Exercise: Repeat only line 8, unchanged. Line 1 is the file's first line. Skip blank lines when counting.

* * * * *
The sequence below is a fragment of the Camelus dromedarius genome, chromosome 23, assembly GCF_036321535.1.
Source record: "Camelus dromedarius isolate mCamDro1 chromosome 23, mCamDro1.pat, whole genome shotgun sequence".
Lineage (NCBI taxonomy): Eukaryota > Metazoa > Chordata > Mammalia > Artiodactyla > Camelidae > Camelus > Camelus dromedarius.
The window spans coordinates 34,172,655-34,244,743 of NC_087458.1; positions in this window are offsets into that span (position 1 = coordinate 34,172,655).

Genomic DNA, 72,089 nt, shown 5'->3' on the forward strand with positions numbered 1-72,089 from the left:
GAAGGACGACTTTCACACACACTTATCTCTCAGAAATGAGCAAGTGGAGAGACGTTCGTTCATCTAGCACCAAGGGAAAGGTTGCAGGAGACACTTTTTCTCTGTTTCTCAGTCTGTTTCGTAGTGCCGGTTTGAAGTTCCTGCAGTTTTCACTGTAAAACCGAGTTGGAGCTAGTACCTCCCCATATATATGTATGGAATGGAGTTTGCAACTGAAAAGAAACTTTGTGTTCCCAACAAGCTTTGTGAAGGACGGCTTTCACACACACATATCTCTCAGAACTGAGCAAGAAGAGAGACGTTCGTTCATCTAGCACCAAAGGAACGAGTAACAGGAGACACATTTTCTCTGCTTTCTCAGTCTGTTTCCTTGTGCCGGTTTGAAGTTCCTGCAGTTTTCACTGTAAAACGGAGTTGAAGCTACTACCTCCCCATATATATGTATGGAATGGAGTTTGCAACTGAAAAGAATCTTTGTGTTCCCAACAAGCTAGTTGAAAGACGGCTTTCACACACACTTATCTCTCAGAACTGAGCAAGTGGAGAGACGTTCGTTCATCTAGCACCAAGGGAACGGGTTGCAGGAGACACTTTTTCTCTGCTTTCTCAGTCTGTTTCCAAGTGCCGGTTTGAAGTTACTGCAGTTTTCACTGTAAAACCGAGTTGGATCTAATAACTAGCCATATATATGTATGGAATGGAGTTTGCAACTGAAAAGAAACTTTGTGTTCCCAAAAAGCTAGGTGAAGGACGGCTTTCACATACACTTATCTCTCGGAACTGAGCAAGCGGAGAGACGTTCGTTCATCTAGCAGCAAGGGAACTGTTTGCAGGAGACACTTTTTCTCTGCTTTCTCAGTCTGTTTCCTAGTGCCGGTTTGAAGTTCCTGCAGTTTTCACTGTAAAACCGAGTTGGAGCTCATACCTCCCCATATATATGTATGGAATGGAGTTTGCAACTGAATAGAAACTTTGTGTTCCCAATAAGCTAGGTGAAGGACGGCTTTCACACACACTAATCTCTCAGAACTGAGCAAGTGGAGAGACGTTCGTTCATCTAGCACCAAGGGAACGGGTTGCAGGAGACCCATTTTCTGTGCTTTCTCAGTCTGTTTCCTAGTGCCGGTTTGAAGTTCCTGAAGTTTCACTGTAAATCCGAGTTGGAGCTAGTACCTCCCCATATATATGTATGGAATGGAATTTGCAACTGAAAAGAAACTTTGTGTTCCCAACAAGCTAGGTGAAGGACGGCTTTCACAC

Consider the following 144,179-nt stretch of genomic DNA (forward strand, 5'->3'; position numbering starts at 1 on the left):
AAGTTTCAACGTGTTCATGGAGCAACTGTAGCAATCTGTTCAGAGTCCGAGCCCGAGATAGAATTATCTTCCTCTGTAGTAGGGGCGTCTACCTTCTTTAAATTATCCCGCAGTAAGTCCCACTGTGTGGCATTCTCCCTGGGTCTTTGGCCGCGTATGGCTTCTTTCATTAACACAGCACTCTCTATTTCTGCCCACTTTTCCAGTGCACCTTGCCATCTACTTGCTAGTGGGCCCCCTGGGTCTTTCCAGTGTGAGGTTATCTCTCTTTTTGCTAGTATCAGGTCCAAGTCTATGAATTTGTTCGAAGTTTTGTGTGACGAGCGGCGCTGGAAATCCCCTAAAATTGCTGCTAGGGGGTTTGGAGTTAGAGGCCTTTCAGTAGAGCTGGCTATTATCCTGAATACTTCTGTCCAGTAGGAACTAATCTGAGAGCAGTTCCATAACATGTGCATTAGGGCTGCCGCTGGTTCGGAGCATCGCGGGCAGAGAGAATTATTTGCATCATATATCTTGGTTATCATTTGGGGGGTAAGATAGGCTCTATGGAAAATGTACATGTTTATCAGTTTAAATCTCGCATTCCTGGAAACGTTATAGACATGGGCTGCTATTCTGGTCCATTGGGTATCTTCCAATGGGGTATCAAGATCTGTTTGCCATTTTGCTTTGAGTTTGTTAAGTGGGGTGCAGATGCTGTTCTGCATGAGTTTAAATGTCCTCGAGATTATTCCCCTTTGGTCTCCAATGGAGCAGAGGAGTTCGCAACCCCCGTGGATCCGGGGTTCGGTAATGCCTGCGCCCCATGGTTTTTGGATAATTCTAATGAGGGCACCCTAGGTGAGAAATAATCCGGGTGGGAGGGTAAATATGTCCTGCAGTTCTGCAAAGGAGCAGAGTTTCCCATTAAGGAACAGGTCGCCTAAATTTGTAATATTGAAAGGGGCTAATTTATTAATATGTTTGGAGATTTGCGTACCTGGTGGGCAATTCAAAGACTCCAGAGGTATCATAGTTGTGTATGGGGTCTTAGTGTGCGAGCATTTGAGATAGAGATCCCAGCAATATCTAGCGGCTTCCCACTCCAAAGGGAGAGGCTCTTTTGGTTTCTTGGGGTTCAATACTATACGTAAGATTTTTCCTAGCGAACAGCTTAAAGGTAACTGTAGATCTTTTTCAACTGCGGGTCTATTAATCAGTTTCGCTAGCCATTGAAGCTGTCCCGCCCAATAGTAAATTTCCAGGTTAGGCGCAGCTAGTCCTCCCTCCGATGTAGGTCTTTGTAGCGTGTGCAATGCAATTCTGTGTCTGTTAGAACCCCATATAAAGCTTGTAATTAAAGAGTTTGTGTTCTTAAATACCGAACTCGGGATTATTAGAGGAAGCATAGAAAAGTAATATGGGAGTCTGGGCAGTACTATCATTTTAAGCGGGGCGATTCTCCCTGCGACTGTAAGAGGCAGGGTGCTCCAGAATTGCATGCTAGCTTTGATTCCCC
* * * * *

AAGTTTCAACGTGTTCATGGAGCAACTGTAGCAATCTGTTCAGAGTCCGAGCCCGAGATAGAATTATCTTCCTCTGTAGTAGGGGCGTCTACCTTCTTTAAATTATCCCGCAGTAAGTCCCACTGTGTGGCATTCTCCCTGGGTCTTTGGCCGCGTATGGCTTCTTTCATTAACACAGCACTCTCTATTTCTGCCCACTTTTCCAGTGCACCTTGCCATCTACTTGCTAGTGGGCCCCCTGGGTCTTTCCAGTGTGAGGTTATCTCTCTTTTTGCTAGTATCAGGTCCAAGTCTATGAATTTGTTCGAAGTTTTGTGTGACGAGCGGCGCTGGAAATCCCCTAAAATTGCTGCTAGGGGGTTTGGAGTTAGAGGCCTTTCAGTAGAGCTGGCTATTATCCTGAATACTTCTGTCCAGTAGGAACTAATCTGAGAGCAGTTCCATAACATGTGCATTAGGGCTGCCGCTGGTTCGGAGCATCGCGGGCAGAGAGAATTATTTGCATCATATATCTTGGTTATCATTTGGGGGGTAAGATAGGCTCTATGGAAAATGTACATGTTTATCAGTTTAAATCTCGCATTCCTGGAAACGTTATAGACATGGGCTGCTATTCTGGTCCATTGGGTATCTTCCAATGGGGTATCAAGATCTGTTTGCCATTTTGCTTTGAGTTTGTTAAGTGGGGTGCAGATGCTGTTCTGCATGAGTTTAAATGTCCTCGAGATTATTCCCCTTTGGTCTCCAATGGAGCAGAGGAGTTCGCAACCCCCGTGGATCCGGGGTTCGGTAATGCCTGCGCCCCATGGTTTTTGGATAATTCTAATGAGGGCACCCTAGGTGAGAAATAATCCGGGTGGGAGGGTAAATATGTCCTGCAGTTCTGCAAAGGAGCAGAGTTTCCCATTAAGGAACAGGTCGCCTAAATTTGTAATATTGAAAGGGGCTAATTTATTAATATGTTTGGAGATTTGCGTACCTGGTGGGCAATTCAAAGACTCCAGAGGTATCATAGTTGTGTATGGGGTCTTAGTGTGCGAGCATTTGAGATAGAGATCCCAGCAATATCTAGCGGCTTCCCACTCCAAAGGGAGAGGCTCTTTTGGTTTCTTGGGGTTCAATACTATACGTAAGATTTTTCCTAGCGAACAGCTTAAAGGTAACTGTAGATCTTTTTCAACTGCGGGTCTATTAATCAGTTTCGCTAGCCATTGAAGCTGTCCCGCCCAATAGTAAATTTCCAGGTTAGGCGCAGCTAGTCCTCCCTCCGATGTAGGTCTTTGTAGCGTGTGCAATGCAATTCTGTGTCTGTTAGAACCCCATATAAAGCTTGTAATTAAAGAGTTTGTGTTCTTAAATACCGAACTCGGGATTATTAGAGGAAGCATAGAAAAGTAATATGGGAGTCTGGGCAGTACTATCATTTTAAGCGGGGCGATTCTCCCTGCGACTGTAAGAGGCAGGGTGCTCCAGAATTGCATGCTAGCTTTGATTCCCC